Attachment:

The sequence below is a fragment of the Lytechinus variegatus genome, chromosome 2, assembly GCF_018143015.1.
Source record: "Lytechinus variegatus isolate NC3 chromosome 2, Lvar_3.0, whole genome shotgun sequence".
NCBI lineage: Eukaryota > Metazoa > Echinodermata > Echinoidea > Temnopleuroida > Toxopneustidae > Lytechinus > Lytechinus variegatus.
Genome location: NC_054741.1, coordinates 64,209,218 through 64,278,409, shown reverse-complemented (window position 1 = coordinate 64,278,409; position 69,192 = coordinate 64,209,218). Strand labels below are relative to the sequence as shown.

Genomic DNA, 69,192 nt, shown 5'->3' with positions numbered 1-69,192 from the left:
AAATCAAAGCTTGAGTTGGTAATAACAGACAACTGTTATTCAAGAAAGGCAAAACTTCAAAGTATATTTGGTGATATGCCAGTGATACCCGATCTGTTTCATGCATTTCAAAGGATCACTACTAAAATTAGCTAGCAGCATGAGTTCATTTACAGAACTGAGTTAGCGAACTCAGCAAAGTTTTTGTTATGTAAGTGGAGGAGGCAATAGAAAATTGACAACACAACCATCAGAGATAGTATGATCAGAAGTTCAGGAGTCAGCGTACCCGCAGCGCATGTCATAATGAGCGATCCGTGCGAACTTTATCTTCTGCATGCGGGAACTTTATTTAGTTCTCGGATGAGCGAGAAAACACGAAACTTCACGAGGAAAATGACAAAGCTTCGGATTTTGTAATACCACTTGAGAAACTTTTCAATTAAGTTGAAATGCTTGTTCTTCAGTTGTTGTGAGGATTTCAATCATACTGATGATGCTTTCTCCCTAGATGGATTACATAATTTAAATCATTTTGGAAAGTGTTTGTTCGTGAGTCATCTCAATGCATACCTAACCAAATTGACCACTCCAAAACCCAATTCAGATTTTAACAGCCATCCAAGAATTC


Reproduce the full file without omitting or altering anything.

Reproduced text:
The sequence below is a fragment of the Lytechinus variegatus genome, chromosome 2, assembly GCF_018143015.1.
Source record: "Lytechinus variegatus isolate NC3 chromosome 2, Lvar_3.0, whole genome shotgun sequence".
NCBI lineage: Eukaryota > Metazoa > Echinodermata > Echinoidea > Temnopleuroida > Toxopneustidae > Lytechinus > Lytechinus variegatus.
Genome location: NC_054741.1, coordinates 64,209,218 through 64,278,409, shown reverse-complemented (window position 1 = coordinate 64,278,409; position 69,192 = coordinate 64,209,218). Strand labels below are relative to the sequence as shown.

Genomic DNA, 69,192 nt, shown 5'->3' with positions numbered 1-69,192 from the left:
AAATCAAAGCTTGAGTTGGTAATAACAGACAACTGTTATTCAAGAAAGGCAAAACTTCAAAGTATATTTGGTGATATGCCAGTGATACCCGATCTGTTTCATGCATTTCAAAGGATCACTACTAAAATTAGCTAGCAGCATGAGTTCATTTACAGAACTGAGTTAGCGAACTCAGCAAAGTTTTTGTTATGTAAGTGGAGGAGGCAATAGAAAATTGACAACACAACCATCAGAGATAGTATGATCAGAAGTTCAGGAGTCAGCGTACCCGCAGCGCATGTCATAATGAGCGATCCGTGCGAACTTTATCTTCTGCATGCGGGAACTTTATTTAGTTCTCGGATGAGCGAGAAAACACGAAACTTCACGAGGAAAATGACAAAGCTTCGGATTTTGTAATACCACTTGAGAAACTTTTCAATTAAGTTGAAATGCTTGTTCTTCAGTTGTTGTGAGGATTTCAATCATACTGATGATGCTTTCTCCCTAGATGGATTACATAATTTAAATCATTTTGGAAAGTGTTTGTTCGTGAGTCATCTCAATGCATACCTAACCAAATTGACCACTCCAAAACCCAATTCAGATTTTAACAGCCATCCAAGAATTC